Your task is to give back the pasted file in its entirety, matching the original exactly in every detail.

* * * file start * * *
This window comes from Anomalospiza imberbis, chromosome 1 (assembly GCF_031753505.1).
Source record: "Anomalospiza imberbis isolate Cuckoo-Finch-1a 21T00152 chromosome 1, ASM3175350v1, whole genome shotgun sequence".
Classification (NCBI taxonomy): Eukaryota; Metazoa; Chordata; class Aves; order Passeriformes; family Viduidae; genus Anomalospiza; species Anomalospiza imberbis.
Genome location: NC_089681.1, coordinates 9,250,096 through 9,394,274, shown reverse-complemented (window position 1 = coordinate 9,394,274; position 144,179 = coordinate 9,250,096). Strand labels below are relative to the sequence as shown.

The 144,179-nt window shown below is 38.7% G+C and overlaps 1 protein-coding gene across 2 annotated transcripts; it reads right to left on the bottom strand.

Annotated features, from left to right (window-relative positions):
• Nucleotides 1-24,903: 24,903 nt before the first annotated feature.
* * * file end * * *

This window comes from Anomalospiza imberbis, chromosome 1 (assembly GCF_031753505.1).
Source record: "Anomalospiza imberbis isolate Cuckoo-Finch-1a 21T00152 chromosome 1, ASM3175350v1, whole genome shotgun sequence".
Classification (NCBI taxonomy): Eukaryota; Metazoa; Chordata; class Aves; order Passeriformes; family Viduidae; genus Anomalospiza; species Anomalospiza imberbis.
Genome location: NC_089681.1, coordinates 9,250,096 through 9,394,274, shown reverse-complemented (window position 1 = coordinate 9,394,274; position 144,179 = coordinate 9,250,096). Strand labels below are relative to the sequence as shown.

The 144,179-nt window shown below is 38.7% G+C and overlaps 1 protein-coding gene across 2 annotated transcripts; it reads right to left on the bottom strand.

Annotated features, from left to right (window-relative positions):
• Nucleotides 1-24,903: 24,903 nt before the first annotated feature.